Review | Surprise Me, Sophie Kinsella

35411583Surprise Me is such a funny, sweet and romantic novel about keeping the romance alive after marriage and sustaining the happily ever after for the rest of a potentially long life. When a doctor tells Dan and Sylvie they could end up living another 68 years, they realize that’s 68 more years of marriage, which in turn sparks an existential crisis that starts of hilariously blooperific and turns out to become the sweetest thing ever.

Sylvie is hilarious is signature Sophie Kinsella style — similar to Becky Bloomwood, she approaches life with balls to the wall over the top emotion, but, also like Becky, with a sense of innocence that makes it all understandable. Unlike Becky, Sylvie has had more life experience and so has a bit of a more measured look at things. I love that I feel like I’ve grown with Kinsella’s books — while Becky’s take-no-prisoners adventures were an utter delight to read in my teens and 20s, I feel like I relate more now with Sylvie’s more career-oriented and domestic-life long-term concerns.

And Dan — OMG, I may be in love with him myself. He’s the sweetest man and Sylvie is lucky to have him. I love his awkward attempts at romantic surprises (his idea of a sexy surprise was definitely more surprise than sexy!), and I especially love all the actual surprises Sylvie learns about him. He has a quiet and steady kindness that pales in comparison to Sylvie’s own strong personality and rosy memories of her rich and powerful father, but that turns out to be a real and lasting treasure in the end.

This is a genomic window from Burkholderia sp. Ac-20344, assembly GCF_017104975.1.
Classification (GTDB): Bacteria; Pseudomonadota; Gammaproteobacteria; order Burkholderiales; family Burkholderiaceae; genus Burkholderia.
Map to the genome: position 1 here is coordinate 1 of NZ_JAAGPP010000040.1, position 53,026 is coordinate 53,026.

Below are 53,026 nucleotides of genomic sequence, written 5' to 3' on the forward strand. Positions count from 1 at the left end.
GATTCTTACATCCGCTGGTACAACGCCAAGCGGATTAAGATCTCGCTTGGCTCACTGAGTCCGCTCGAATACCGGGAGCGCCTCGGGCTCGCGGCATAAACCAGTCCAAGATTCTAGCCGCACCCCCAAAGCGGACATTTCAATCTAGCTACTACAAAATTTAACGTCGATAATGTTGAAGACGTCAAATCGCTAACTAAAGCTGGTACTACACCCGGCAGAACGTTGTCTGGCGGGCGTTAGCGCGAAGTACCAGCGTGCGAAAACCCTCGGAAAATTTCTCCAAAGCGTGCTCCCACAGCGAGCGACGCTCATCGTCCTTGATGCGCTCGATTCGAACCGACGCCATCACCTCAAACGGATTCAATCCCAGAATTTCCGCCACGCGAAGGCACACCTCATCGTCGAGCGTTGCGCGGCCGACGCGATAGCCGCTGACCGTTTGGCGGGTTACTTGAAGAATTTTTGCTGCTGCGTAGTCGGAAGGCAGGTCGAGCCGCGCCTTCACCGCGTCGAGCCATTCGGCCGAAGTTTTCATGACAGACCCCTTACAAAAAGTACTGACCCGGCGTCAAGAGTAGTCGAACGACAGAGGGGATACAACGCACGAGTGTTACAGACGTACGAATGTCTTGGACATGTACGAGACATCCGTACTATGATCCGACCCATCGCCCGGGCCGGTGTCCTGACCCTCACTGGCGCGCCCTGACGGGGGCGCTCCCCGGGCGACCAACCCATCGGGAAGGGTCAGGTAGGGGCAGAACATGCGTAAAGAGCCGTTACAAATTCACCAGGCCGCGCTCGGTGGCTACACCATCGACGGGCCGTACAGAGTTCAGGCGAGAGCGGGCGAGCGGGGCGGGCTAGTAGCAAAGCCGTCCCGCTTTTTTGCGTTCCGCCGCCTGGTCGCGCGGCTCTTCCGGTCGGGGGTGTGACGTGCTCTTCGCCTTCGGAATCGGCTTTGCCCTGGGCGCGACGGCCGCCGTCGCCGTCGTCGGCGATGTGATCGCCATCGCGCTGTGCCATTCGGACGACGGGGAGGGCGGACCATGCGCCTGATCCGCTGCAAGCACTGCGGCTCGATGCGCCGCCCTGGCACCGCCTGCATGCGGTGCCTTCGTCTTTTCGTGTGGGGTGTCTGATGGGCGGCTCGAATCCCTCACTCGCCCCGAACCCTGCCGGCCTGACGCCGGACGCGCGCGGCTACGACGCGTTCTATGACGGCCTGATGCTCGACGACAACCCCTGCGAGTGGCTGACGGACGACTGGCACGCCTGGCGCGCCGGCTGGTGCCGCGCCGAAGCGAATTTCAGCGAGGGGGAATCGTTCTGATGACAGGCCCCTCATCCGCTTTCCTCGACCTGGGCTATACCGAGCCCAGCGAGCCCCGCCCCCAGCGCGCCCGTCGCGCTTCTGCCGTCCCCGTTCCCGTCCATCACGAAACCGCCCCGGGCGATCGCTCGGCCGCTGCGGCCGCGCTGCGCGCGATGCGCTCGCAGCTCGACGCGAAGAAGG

I also love the subplot about Willoughby House, a heritage site where Sylvie works as a development officer. I love how its traditions and quirks make it a safe and comfortable place for Sylvie, but with the entrance of the kind elderly owner’s nephew, even this safe haven may have to face the harsh reality of impending change.

Finally, I like how Kinsella showed us Sylvie’s utter devotion to her father and her grief over his untimely death, but gave just enough hints about his imperfections. I’ve had an uncomfortable feeling about him and the seemingly perfect veneer of his legacy from the start, and I like how Kinsella gradually unfolds the story to show that while he may have treated his daughter as his princess, not everyone has had such a rosy experience of him.

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Thank you to Penguin Random House Canada for an advance reading copy of this book in exchange for an honest review.

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